A late-night photo of a group of Mycena roseoflava taken by Manaaki Whenua and University of Canterbury mycology PhD student David Hera records the first time the bioluminescence of this native New Zealand species has been captured on camera.
Mycena roseoflava was one of two species collected, the other being Armillaria novae-zelandiae, of wood-inhabiting fungi that ‘glow-in-the dark’ thanks to light-emitting compounds called luciferins. It’s the same enzyme that gives fireflies and some marine organisms the ability to light up. It is not understood why these fungi have evolved to be luminescent at certain stages of their life cycle.
Since it was first described as a species about 60 years ago, Mycena roseoflava was not known to be bioluminescent until now. It is, however, very likely that Māori have previously observed their glow.
David also captured an image of the bioluminescent veil of the native to New Zealand Armillaria novae-zelandiae. This is only the second known photograph of this species in its bioluminescent state. Known as harore in Te Reo or honey mushroom in English, mushrooms of Armillaria novae-zelandiae develop mainly in winter on dead trees, which the species helps to decompose, returning nutrients to the soil.
"Taking photos of these fungi at night is a challenge similar to deep sky astrophotography,” says David. “In order to get a clear picture, it requires multiple long exposures of 8+ minutes at very high ISO (camera sensitivity) settings and some intensive post-processing. An additional hurdle when taking these in the forest at night on cold evenings is condensation on the camera lens, which makes for very blurry, fogged up photos.”
Another exciting find was a new native species of rust fungus by Manaaki Whenua research associate Eric McKenzie. Rust fungi are microscopic parasites of plants. Most species are of little economic importance but others, such as the cereal rusts, cause huge economic losses worldwide. Currently, the invasive myrtle rust is a serious threat to New Zealand’s myrtle plants. Approximately 300 species of rust fungi are known in New Zealand. About half of them are native and found almost exclusively on native plants while the other half are introduced and found mainly on introduced plants.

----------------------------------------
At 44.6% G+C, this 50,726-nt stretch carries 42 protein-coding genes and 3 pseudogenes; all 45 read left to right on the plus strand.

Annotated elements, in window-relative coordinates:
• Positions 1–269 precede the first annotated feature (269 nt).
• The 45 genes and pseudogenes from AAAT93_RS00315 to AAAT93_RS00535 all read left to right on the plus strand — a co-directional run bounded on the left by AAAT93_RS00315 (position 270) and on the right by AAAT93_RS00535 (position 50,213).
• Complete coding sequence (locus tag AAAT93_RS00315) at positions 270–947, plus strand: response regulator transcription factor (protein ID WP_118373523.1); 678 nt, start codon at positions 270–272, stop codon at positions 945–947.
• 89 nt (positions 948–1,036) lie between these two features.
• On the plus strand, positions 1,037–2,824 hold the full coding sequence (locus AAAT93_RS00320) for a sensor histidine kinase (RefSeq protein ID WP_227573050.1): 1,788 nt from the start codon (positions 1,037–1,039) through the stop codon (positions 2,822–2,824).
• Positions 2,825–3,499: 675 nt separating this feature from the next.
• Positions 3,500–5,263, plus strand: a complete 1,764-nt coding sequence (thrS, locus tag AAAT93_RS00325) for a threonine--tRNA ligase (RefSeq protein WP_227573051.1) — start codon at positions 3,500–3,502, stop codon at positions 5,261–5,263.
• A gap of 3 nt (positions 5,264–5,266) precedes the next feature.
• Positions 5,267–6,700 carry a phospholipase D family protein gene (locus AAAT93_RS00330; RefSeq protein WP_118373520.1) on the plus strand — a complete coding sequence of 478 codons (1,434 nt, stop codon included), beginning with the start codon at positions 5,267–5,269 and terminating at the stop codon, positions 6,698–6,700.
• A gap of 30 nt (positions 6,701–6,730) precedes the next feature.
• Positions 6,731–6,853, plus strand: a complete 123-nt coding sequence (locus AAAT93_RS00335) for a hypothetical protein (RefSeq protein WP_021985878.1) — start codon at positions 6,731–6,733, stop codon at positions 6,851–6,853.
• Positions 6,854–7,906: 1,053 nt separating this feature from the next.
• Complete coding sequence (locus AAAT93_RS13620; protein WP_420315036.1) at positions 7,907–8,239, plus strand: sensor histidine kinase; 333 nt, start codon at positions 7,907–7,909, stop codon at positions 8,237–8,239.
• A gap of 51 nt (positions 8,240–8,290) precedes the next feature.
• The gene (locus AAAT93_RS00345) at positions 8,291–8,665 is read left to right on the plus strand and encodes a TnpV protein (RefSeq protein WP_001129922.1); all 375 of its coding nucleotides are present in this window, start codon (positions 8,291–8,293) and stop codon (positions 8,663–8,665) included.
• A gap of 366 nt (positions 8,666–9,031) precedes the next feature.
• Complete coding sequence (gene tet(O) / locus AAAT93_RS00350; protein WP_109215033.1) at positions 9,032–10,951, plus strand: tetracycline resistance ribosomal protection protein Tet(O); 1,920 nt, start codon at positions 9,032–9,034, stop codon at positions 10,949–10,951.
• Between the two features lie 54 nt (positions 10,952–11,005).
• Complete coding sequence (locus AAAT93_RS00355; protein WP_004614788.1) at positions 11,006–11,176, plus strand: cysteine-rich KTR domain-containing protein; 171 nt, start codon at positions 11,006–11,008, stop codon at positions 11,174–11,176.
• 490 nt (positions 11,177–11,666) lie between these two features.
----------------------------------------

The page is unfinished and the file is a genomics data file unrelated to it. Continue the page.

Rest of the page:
“This species is a native parasite on the hen and chickens fern, pikopiko, mouku or mauku (Asplenium bulbiferum),” says Eric. “This rust will be described, illustrated and published as a new species.”
Since it started in 1986, the New Zealand Fungal Foray has been held annually during autumn at different sites around the country. Around 40 professional and amateur mycologists attended this year’s event on Rakiura.
Foray organiser Renee Johansen says the event offers a great chance for enthusiasts and professional mycologists from around the country to gather to work on research projects and collectively advance the knowledge of fungi in New Zealand, many species of which remain unknown. “And there was an extra buzz in the air this time, as Stewart Island presented brand new territory to explore.”
Each day’s foraying involved collecting specimens in the field and then heading back to Foray Headquarters (this year the Stewart Island Community Hall) where the specimens were identified, labelled and displayed. The fungi were then photographed, with some dried and packed up to be added to the national fungal collection, the New Zealand Fungarium (PDD) Te Kohinga Hekaheka o Aotearoa in Auckland. Researchers also dissected specimens, prepared material for DNA extraction and generated cultures from species of interest, including Cordyceps, a group of parasitic fungi that grow on insects.
PDD Curator Mahajabeen Padamsee says the Manaaki Whenua team brought back more than 200 specimens from Rakiura for the national collection.
This year’s Fungal Foray ended on a high note with the find of an Earthstar (Geastrum sp.) by budding mycologist and Rakiura resident 5-year-old Esjay Jenkinson.